Meal deals might not be everyone’s cup of tea, or even their plate of fish and chips, but meal deals look set to play an important role for pubs next year.
As part of Inapub’s All We Want campaign to boost business in those quiet months after Christmas we conducted a YouGov poll to find out what would encourage people back to their local.
And of the 2,000 surveyed, more than half (58 per cent) said a meal deal would give them the nudge they need. The stats are even higher for women, with 63 per cent saying they would be interested in meal deals.
Getting a chunk of the female pound has always been important for pubs because women often control family budgets and, also, where women go out, men tend to follow.
However, utter the phrase ‘meal deals’ in polite company and you can be met by scrunched up looks of disapproval by pub purists who associate such offers with the lower-end of the market.
 But it doesn’t have to be this way.
Meals can of course be two-for-ones or discount vouchers but there are plenty of other innovative ways of providing a value offer.
One of my recent favourites is a ‘777’ deal, where customers can choose from seven options for £7 before 7pm. It works as a way of getting people in at quieter times of the day and keeps the menus fairly straightforward for chefs.
Some licensees who run these kind of offers go for the exact same meal served to diners later in the evening while others might protect margins by providing slightly smaller portions.
Bounceback deals are another good way of persuading punters back. Now is the perfect time to do this by giving people who book for Christmas parties a discount return package in the New Year.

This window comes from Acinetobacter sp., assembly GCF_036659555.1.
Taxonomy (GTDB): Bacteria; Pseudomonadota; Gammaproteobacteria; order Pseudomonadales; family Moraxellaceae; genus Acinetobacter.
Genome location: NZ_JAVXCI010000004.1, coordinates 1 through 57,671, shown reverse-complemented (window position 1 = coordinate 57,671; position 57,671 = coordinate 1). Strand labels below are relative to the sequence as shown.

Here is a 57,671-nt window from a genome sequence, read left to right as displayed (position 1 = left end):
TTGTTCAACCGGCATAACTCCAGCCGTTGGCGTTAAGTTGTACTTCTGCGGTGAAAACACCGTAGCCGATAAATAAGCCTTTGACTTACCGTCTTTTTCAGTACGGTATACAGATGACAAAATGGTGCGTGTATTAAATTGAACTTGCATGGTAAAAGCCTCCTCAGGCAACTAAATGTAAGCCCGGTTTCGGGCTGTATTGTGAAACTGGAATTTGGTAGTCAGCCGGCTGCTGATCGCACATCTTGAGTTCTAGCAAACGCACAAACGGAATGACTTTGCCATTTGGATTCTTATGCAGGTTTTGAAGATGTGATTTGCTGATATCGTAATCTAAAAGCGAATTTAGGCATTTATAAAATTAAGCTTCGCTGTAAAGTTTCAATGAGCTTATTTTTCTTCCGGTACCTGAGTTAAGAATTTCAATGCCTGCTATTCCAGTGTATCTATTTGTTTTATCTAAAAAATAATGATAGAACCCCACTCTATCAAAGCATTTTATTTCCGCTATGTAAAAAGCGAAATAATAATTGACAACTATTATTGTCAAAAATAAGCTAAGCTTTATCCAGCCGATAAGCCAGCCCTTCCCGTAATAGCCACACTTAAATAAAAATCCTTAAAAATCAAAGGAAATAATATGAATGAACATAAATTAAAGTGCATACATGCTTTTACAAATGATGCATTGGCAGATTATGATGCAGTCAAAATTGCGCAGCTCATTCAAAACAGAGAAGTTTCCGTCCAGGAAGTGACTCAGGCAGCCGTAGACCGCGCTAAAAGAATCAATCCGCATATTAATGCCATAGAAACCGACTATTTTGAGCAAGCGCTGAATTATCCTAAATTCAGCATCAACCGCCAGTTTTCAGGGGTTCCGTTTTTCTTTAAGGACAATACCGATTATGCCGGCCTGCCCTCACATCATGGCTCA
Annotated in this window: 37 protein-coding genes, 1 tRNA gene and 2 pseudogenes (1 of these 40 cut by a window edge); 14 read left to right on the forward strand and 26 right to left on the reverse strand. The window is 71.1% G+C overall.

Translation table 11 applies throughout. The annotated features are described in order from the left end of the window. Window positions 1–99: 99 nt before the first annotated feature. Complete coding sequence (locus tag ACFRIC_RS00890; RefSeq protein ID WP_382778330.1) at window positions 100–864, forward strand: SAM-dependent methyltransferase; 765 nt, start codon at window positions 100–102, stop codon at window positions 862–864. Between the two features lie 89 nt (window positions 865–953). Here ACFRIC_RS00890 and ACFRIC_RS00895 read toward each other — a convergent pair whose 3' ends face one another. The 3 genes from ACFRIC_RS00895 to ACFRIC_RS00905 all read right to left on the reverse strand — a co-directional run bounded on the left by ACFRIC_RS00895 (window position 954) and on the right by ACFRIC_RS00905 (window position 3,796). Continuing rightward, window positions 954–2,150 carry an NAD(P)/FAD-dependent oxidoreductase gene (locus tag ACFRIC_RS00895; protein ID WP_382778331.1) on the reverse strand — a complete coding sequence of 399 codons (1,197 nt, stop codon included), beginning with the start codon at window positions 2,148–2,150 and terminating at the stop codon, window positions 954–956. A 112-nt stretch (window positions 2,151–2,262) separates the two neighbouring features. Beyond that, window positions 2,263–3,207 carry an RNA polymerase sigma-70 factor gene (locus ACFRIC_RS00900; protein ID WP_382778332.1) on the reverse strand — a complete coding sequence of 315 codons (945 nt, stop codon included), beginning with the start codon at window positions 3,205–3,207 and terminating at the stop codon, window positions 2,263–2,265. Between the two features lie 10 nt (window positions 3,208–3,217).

Others can look to extend the party-booking season into January for those workforces that want to go out as a team but may prefer a better value offer in the New Year.
Value, or perceived value is still the key here. People do not want to stop going out but they do want to feel they are getting a good deal on something that can’t easily be replicated at home.
This could be where more findings from the research come in handy. Live music and live sport will also entice people in January and February.
Perhaps events combined with food offers can do the trick. Bands and bangers, football with half-time snacks or final whistle meals might just keep people coming back. Though I am sure the great, creative pub operators out there will come up with more original ideas than this.
How will you be generating custom at this time of year? We would love to write about your ideas as part of the campaign to help the trade as a whole.
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Matt Eley is the editor of Inapub. Follow him on Twitter @mattheweley